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Verses, Choruses, and the Role of the Tonic Chord

The key of your song is usually determined by the key of your chorus. Your song’s verse might be in A minor, but it’s quite common for the key to then switch to C major for the chorus, and that’s usually what we think of as the song’s main key.

When you put the magnifying glass on songs with a minor verse, you’ll typically discover that it’s not so much (or just) that the verse is in a minor key; it’s more often the case that the verse is deliberately borrowing mainly minor chords from the chorus’s major key.

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A perfect example of how this often works happens in Justin Timberlake’s “Mirrors” (Justin Timberlake, Timothy Mosley, Jerome Harmon, James Fauntleroy). The intro is solidly in Eb major, but the verse moves into what sounds like C minor. So we’ve had Eb major firmly in our minds, but now we’re listening to a minor key verse.

And then you’ll notice that practically all of the verse chords can be interpreted as being the ones you’d find in Eb major: Cm  Gm  Fm  G/B. That G/B (a G major chord with a B in the bass) is a category of chords called secondary dominant.

So even though we hear C minor as being the key of this verse, it’s important to note that all of the chords are the ones we’d find in Eb major. That’s an important point to make here, because as we then hear the key move to Eb major for the chorus, it doesn’t sound like an abrupt or startling change. It sounds like a gentle “nudge” from C minor to Eb major, and it works really well.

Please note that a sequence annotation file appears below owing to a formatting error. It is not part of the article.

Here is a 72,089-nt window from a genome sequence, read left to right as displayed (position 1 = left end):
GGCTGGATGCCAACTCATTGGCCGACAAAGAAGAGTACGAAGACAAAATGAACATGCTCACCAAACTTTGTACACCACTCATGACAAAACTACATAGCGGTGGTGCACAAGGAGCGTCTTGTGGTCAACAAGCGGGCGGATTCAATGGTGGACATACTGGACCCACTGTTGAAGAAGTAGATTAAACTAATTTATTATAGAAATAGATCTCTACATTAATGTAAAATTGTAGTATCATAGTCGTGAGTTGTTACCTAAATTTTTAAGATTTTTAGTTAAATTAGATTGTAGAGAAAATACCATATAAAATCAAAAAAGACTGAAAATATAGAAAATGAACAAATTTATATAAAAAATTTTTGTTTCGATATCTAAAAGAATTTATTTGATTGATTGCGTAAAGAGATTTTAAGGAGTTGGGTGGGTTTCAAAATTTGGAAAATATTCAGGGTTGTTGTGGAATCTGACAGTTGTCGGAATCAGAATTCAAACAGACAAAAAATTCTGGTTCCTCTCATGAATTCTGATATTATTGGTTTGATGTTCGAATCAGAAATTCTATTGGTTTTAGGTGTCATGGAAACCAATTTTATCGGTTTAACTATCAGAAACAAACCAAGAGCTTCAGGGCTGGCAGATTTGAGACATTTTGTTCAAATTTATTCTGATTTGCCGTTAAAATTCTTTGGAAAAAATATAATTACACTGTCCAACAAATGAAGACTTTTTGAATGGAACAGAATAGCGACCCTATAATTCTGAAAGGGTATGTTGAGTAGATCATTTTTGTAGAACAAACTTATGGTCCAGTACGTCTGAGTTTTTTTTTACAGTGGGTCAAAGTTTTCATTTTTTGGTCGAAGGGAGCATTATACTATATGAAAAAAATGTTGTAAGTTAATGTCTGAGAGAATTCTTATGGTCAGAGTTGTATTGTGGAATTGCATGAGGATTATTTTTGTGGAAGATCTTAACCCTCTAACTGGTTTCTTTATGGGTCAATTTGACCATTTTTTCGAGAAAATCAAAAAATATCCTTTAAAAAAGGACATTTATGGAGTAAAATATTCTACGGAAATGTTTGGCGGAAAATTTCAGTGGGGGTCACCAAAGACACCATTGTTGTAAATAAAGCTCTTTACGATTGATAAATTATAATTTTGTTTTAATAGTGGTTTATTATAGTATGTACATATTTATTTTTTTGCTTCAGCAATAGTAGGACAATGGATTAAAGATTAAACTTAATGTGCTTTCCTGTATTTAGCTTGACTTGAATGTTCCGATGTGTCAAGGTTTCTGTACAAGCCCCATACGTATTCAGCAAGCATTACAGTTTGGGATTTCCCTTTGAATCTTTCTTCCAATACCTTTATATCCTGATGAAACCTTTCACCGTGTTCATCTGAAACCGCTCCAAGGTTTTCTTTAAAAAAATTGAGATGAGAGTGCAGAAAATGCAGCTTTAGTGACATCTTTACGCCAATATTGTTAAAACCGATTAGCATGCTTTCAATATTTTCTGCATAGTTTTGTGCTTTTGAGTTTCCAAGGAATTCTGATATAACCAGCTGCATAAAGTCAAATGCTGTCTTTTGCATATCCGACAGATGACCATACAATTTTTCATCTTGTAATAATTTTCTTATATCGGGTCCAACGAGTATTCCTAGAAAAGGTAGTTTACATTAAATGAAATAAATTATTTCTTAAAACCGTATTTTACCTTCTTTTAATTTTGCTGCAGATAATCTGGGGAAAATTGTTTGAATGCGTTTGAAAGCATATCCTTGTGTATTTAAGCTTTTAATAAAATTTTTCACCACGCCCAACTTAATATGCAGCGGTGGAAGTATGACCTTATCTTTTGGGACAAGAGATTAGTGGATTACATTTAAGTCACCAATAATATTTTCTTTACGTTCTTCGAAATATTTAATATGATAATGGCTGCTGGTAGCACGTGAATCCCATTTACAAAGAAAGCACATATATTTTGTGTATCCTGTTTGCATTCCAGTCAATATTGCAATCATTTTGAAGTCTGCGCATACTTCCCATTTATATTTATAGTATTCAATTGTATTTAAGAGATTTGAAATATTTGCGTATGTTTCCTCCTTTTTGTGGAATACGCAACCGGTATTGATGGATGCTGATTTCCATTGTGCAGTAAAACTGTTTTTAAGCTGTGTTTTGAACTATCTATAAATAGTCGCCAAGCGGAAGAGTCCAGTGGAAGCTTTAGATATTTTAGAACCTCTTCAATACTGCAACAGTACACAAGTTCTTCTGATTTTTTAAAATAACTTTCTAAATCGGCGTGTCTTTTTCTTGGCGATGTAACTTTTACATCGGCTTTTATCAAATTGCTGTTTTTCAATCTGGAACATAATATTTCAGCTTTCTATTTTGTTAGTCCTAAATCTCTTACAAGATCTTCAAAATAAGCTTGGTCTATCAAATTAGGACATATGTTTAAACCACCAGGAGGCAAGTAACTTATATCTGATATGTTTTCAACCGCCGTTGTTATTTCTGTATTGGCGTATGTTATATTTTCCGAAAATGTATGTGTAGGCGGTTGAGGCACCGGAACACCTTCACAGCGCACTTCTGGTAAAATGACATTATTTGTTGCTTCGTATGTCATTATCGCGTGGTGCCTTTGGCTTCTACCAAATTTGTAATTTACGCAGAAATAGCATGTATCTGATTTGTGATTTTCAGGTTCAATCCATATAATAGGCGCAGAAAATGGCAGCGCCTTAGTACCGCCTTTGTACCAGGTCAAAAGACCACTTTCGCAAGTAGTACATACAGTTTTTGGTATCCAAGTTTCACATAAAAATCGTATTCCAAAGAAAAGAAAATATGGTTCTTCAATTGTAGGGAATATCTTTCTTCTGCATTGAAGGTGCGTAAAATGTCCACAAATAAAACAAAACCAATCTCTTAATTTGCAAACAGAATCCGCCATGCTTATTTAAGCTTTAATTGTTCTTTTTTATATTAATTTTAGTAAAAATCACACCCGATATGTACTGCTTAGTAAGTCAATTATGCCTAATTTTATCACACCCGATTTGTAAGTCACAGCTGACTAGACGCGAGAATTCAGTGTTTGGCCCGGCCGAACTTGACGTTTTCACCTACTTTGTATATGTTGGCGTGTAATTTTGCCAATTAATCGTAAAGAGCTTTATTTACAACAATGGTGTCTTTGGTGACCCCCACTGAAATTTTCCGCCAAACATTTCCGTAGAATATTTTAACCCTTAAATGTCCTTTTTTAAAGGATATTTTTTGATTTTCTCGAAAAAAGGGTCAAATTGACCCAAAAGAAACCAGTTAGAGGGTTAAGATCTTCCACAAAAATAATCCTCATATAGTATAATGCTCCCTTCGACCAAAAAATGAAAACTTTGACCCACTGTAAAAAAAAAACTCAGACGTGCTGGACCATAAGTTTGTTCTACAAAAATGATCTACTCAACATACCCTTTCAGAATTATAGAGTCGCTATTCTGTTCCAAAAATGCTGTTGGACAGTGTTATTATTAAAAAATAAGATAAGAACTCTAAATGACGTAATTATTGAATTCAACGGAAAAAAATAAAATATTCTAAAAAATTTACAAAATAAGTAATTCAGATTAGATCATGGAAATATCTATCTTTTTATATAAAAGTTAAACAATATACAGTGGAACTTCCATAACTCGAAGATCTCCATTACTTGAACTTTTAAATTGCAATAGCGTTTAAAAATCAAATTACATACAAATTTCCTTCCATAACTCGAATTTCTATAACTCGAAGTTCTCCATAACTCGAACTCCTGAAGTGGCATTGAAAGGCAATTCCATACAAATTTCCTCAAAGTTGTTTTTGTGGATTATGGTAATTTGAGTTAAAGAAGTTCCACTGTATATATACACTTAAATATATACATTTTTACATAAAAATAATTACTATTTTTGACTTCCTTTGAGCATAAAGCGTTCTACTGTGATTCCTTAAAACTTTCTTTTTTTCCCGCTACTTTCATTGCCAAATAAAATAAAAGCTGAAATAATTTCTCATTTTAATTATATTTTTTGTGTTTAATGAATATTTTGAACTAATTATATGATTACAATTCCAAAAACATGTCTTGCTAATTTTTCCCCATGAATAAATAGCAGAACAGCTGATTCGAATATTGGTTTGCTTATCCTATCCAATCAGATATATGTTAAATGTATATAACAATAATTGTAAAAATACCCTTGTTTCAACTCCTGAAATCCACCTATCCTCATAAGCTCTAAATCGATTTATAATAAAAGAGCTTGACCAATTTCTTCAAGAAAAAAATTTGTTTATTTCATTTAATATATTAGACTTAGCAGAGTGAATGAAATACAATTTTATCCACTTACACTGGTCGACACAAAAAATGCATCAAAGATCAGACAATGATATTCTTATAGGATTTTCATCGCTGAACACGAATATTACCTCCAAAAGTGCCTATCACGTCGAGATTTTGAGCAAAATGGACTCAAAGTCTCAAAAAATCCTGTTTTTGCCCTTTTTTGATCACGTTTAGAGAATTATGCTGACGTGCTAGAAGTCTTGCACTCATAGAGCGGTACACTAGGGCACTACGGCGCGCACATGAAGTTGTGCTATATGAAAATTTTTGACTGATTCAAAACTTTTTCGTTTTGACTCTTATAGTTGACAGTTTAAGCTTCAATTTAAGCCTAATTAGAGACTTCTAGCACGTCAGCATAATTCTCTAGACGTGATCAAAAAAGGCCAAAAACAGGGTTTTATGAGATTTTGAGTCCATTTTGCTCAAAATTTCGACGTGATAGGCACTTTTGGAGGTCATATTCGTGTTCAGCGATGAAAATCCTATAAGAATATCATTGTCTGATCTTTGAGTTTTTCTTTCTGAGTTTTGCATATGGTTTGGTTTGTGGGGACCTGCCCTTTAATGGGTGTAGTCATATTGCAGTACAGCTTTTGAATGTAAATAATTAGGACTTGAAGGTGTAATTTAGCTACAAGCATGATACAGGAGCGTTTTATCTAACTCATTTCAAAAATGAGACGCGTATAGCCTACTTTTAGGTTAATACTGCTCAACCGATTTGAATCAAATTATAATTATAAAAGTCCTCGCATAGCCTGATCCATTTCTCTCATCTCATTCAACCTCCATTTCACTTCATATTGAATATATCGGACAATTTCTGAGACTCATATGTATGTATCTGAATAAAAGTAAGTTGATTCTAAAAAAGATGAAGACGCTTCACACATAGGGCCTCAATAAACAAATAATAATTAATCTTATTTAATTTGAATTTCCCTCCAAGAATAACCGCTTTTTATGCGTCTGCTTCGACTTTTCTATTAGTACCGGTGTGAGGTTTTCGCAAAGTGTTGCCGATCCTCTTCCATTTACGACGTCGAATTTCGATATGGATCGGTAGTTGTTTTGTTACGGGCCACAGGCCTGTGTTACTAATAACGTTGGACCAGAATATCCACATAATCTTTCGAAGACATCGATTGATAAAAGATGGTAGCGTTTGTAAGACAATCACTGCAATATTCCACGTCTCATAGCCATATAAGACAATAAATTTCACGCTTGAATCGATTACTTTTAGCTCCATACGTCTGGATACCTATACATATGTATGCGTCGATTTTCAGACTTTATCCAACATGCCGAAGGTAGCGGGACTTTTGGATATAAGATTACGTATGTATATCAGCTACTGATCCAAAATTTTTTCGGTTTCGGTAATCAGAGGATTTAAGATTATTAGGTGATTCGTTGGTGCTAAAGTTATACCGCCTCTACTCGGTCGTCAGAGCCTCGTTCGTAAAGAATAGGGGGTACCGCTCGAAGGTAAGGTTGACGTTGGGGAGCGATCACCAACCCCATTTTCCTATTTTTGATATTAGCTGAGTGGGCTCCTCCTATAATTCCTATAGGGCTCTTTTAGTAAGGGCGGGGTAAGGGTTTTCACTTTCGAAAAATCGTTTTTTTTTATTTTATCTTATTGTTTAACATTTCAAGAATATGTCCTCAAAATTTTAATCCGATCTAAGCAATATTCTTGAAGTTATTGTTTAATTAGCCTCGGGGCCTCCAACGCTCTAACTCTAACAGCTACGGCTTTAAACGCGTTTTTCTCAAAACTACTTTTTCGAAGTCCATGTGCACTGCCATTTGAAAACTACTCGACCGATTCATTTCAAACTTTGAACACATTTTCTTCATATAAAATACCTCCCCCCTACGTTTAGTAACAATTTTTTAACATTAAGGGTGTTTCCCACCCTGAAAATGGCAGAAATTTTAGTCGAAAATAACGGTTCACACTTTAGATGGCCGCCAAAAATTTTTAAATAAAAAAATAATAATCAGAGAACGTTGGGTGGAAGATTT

But there’s something else happening in the music that’s an important part of what keeps people listening to your song. Because the intro has fed us Eb major, the move to C minor in the verse makes us subconsciously desire to hear the return to Eb major, and in particular the tonic chord.

In “Mirrors”, though the verse chords are all members of the key of Eb major, we don’t ever hear the tonic chord — the Eb. The audience is patiently waiting, though, to hear that Eb return. Because they heard it in the intro, they know that it’s going to come back.

So when the chorus starts, it starts with what people have been waiting to hear: the tonic chord.

In your own songs, you can try a similar thing:

  1. Work out a chorus hook in a particular key.
  2. Now work out a verse progression that avoids the tonic chord. In the case of “Mirrors” they did it by doing a verse mainly in minor, and then switching to major for the chorus.

You can do this, however, by keeping everything in the same key. Try this:

  1. Choose a key for your song. C major, for example
  2. Work out a major progression for your chorus: C  Dm  Am  G, or something similar.
  3. Now work out a verse progression that avoids the chord C (G  Dm  G  F, or Em  Am  F  G, etc.)
  4. For the end of your verse, get the final chord or two to move smoothly to C. (Verse progression as it moves to the chorus might be this: Dm  F  Am  G, with the chorus progression being: C  Dm  Am  G

The benefit of this is that listeners without knowing it will want to hear that tonic chord — the C chord. They can hear that the chords they’re getting in the verse are moving all around that chord, and it sounds to their musical ears like the one chord that’s missing.

That kind of chord manipulation causes a pleasant kind of musical anticipation that really builds energy and keeps audiences listening.

Gary EwerWritten by Gary Ewer. Follow Gary on Twitter.

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